Tsitsipas aims to win first major title in France
  | By Brian Coleman
Photo Credit: Hamish Blair/Tennis Australia

 

Two years ago, on a beautiful Sunday afternoon in Paris, France, Greece’s Stefanos Tsitsipas was on the verge of having his greatest day as a tennis player. He was competing in the finals of the 2021 French Open, and while his opponent was the great Novak Djokovic, Tsitsipas was in full control of the match as he aimed to capture the first major title of his young career.

Tsitsipas had won the opening set in a tiebreaker, and then compiled a dominant second set to win it 6-2, and move within one set of the Roland Garros title.

But that’s when the wheels fell off, and whether it was Djokovic raising his level or Tsitsipas dropping his, what started out as a potential career day for the Greek star turned into one of the worst losses of his life.

“What I learned today is that no matter what, in order for the match to be finished, you have to win three sets and not two,” Tsitsipas said following his 7-6(6), 6-2, 3-6, 2-6, 4-6 defeat. “Two sets doesn’t really mean anything. It’s still one away from winning the entire match. I don’t think I relaxed. I don’t think I changed much…He came back to me like a different player suddenly. I don’t know. I have no idea. He played really well.”

That confused and puzzled reaction to a Djokovic masterclass performance is not uncommon. And while the loss was no doubt devastating, Tsitsipas tried to walk away from that match and tournament with a positive outlook.

“I don’t think I have regrets. I could have easily cried, but I see no reason for me crying because I tried everything. I couldn’t come up with anything better,” he said. “I believe I’m able to play for titles like this. Despite my loss today, I have faith in my game. I very much believe I can get to that point very soon. I was close today. Every opponent is difficult. There’s a small difference between the player I played today and the ones from before. But I think with the same attitude, I see no reason for me not to be holding the trophy one day.”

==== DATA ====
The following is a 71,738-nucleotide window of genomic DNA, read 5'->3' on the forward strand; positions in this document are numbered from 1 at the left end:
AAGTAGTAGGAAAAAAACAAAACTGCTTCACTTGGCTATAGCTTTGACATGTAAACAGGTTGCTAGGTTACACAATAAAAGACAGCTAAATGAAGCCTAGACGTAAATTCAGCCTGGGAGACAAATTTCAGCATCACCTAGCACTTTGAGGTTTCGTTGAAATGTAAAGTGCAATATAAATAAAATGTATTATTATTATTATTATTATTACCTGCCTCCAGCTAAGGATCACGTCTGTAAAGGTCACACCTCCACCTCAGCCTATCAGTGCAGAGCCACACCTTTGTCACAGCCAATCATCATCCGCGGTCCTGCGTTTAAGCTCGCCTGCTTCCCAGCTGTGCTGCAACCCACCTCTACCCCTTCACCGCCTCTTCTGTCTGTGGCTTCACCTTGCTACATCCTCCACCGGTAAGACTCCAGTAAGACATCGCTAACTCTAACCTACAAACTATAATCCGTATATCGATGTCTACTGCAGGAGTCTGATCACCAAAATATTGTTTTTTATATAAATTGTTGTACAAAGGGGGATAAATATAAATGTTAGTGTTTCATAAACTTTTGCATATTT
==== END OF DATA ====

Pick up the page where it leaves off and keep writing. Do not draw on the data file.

So with that mentality, Tsitsipas did not let the stinging defeat to Djokovic consume him, but instead put his head down and continued to go to work. He would win two titles in 2022 and recorded the 250th match win of his career, but was unable to make any deep runs at the four majors.

But at the beginning of this year, Tsitsipas reached the finals of the Australian Open for the first time in his career, and while he was defeated by Djokovic once again, Tsitsipas indicated that he feels he’s close to winning that elusive Grand Slam title.

“I’m just happy that I’m in another Grand Slam final. Of course, I was dreaming about the trophy, lifting that trophy. I even dreamt it last night in my sleep,” he said in his post-match press conference. “The desire is really there. I really, really want it badly. But just dreaming about it won’t make it happen. You got to act. You got to do something out there. You got to be present even more and do better. Today, I felt like there were moments that I was close, but the tiebreak didn’t really show that. Just bad starts. So I’ll just eliminate it, take the good things, and move on from there.”